Thursday, 5 November 2009

Review: "I'm Not There"

If you were to ask me what I'm Not There is about, I'd probably have found it easier to answer that question before I'd watched it than after. How do you explain a film that on the surface is a biopic of Bob Dylan, but in so many ways, once you look closer, is anything but that? How do you explain that one person is played by six actors (specifically, five actors and an actress) but that none of them are actually meant to be that person? And how do you explain that, despite it being one of the most meandering, unforgiving and frustrating films you've seen for a long time, it's also a finely crafted and truly satisfying piece of cinema?

Well, I'm going to give it a try. I'm Not There presents the viewer with six stories which in some way represent an aspect of the life or work (or both) of one of the 20th Century's most influential songwriters and musicians. My knowledge of Dylan comes almost entirely from the fact that my parents are both big fans of his music. Whilst I haven't become a complete Dylan devotee, I have a serious appreciation for his work and find his near half-century-long career fascinating, even if my knowledge of the details of it is somewhat scarce. But it wasn't just to find out more about Dylan that I wanted to see I'm Not There. Possibly even more so was the adventurous format in which the film is crafted. As soon as I heard the (in hindsight, slightly erroneous) idea of six people playing Dylan in the film I was eager to see the final product.

The film sets itself an incredibly high bar and gives itself a great many opportunities to fall down. Whilst I'm Not There is not one hundred percent successful in everything it achieves, it is most certainly an admirable achievement. The cast's performance as a whole is of an incredibly high standard. Looking first at the six "Dylan characters": reliably strong turns from Christian Bale and the late Heath Ledger; Ben Whishaw gives a raw and unnerving performance as Arthur Rimbaud, feeling somewhat underused; Richard Gere gives a possibly surprisingly understated and emotional turn which benefits from being focused upon in the film's second half; Marcus Carl Franklin does well in a demanding role, but his character possibly receives more focus than is necessary; but it is Cate Blanchett who delivers the stand-out performance of all six, and indeed the film as a whole, as the Dylan character who is the most recognisable Bob Dylan both in deed and, maybe surprisingly, in appearance - Blanchett's turn as Dylan in all but name is a powerhouse from start to finish, fascinating and excruciating at the same time, but always mesmerising and scene-stealing. The fact that a male character is played by an actress is never distracting, with Blanchett's feminity only giving the character further depth and enigma. The supporting cast do so well, although they are always playing a firm second fiddle to whichever incarnation of Dylan shares screen time with them.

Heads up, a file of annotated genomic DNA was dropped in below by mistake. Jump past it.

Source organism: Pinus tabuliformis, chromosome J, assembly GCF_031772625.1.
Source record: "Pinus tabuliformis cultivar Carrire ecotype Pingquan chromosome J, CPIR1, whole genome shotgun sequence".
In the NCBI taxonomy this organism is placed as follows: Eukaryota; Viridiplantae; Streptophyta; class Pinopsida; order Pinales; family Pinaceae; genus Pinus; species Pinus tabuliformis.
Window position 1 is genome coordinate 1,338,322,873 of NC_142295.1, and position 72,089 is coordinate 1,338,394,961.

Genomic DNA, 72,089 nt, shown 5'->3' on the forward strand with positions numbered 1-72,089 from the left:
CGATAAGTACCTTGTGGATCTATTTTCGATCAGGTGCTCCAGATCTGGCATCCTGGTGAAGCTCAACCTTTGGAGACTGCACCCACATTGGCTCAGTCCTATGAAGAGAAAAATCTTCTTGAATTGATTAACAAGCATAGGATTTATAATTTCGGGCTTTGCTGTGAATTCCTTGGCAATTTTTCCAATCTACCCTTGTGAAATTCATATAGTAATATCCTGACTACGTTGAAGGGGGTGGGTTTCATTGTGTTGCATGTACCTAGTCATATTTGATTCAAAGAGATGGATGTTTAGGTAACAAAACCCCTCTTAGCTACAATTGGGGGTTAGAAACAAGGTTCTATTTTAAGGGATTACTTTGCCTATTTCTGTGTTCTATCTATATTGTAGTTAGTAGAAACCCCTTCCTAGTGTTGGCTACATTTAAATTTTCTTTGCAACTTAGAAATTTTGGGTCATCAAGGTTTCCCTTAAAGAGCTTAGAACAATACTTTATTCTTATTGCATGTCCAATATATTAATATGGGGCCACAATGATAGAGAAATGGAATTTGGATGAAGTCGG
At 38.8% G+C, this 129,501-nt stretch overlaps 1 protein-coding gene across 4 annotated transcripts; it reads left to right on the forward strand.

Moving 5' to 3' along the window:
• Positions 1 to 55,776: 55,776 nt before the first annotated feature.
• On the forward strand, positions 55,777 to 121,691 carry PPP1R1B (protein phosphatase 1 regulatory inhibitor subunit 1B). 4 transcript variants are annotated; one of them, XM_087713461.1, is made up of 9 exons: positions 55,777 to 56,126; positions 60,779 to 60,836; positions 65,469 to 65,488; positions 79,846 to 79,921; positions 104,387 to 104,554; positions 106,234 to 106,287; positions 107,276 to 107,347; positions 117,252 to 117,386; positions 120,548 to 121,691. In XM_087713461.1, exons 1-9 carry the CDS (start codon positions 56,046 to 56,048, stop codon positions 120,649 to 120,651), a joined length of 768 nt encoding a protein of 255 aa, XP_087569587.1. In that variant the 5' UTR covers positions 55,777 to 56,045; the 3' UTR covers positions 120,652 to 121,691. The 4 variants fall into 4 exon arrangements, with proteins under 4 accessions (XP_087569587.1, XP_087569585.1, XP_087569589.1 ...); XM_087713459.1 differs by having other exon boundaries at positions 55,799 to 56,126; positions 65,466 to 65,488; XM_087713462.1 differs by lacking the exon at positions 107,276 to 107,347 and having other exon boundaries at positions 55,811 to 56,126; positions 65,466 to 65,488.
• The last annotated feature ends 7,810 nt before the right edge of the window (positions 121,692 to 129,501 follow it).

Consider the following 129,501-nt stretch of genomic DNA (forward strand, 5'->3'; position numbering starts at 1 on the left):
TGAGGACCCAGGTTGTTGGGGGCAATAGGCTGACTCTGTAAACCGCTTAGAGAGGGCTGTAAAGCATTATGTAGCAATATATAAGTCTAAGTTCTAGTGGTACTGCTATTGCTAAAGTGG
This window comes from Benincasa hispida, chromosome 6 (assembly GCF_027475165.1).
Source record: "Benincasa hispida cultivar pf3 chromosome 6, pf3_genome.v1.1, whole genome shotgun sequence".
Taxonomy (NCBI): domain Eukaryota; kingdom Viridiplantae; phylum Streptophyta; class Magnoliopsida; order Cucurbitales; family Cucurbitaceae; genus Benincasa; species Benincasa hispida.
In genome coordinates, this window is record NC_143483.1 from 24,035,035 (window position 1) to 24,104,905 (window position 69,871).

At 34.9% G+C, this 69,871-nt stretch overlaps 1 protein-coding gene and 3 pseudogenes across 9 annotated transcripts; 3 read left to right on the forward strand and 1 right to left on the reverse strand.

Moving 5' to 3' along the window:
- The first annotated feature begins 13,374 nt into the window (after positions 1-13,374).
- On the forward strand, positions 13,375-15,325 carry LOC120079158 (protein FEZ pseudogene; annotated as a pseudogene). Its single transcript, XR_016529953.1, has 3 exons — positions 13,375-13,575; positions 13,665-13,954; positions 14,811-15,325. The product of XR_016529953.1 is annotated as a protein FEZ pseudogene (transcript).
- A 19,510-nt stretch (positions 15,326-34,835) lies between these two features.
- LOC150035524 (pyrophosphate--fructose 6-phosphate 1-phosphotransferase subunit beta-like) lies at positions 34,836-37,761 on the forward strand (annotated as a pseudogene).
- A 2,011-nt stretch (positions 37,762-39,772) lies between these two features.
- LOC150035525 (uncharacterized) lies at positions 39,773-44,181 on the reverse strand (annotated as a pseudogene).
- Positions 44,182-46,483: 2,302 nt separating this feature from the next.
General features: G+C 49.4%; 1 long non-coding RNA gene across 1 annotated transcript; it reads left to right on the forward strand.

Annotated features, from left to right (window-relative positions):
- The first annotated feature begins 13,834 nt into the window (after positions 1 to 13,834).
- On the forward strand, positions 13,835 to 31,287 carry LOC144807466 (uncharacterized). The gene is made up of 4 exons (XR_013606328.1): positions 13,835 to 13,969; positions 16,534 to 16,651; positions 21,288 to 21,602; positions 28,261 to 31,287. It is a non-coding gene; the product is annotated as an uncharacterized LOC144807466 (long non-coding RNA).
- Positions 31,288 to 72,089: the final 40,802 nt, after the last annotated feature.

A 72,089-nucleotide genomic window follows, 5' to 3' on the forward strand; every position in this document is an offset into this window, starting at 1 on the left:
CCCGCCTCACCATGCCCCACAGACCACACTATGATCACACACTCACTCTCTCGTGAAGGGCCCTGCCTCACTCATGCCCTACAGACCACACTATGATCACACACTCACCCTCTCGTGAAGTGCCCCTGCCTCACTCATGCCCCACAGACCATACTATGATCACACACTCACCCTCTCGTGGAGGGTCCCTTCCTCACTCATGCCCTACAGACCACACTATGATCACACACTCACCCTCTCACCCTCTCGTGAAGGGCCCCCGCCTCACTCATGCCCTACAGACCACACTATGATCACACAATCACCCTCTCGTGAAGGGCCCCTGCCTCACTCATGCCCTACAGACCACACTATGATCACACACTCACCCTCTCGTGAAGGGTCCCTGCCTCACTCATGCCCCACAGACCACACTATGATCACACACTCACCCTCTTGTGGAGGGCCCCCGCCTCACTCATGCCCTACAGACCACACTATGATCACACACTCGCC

The dialogue is at its best when at its most organic; upon researching the film after seeing it I was unsurprised to find that many parts were taken or based upon Dylan's own writings, and it is these parts that shine the brightest in a strong overall script. The film's structure is probably the point at which it could have fallen or flown most of all, and the end product is ultimately subjective. Either you'll be taken in by the unconventional and arty methods employed by director Todd Haynes, or you'll feel entirely alienated by them and find the film an exercise in tediousness. I, for the most part, fall in the former camp: whilst I eventually found the film's execution to be refreshingly uncompromising and original, it took me over an hour to truly feel comfortable with what I was watching, and appreciate exactly how to take it all in.

The film is sprawling and meandering, and at times does feel unnecessarily slow. But any film that sets itself such a herculean task is almost inevitably going to miss the mark slightly here and there. On a second viewing, knowing exactly what I'm letting myself in for, the film may feel tigher as a whole. That said, whilst I did find it frustrating viewing at times, the eventual payoff in the film's closing scenes made me glad that I'd stuck with it. I'm Not There is certainly a film that requires a decent level of commitment and concentration to watch properly, but it's certainly worth the effort giving a fascinating and unique cinematic experience. Even if you know nothing about Bob Dylan's life, it's still most definitely worth watching.

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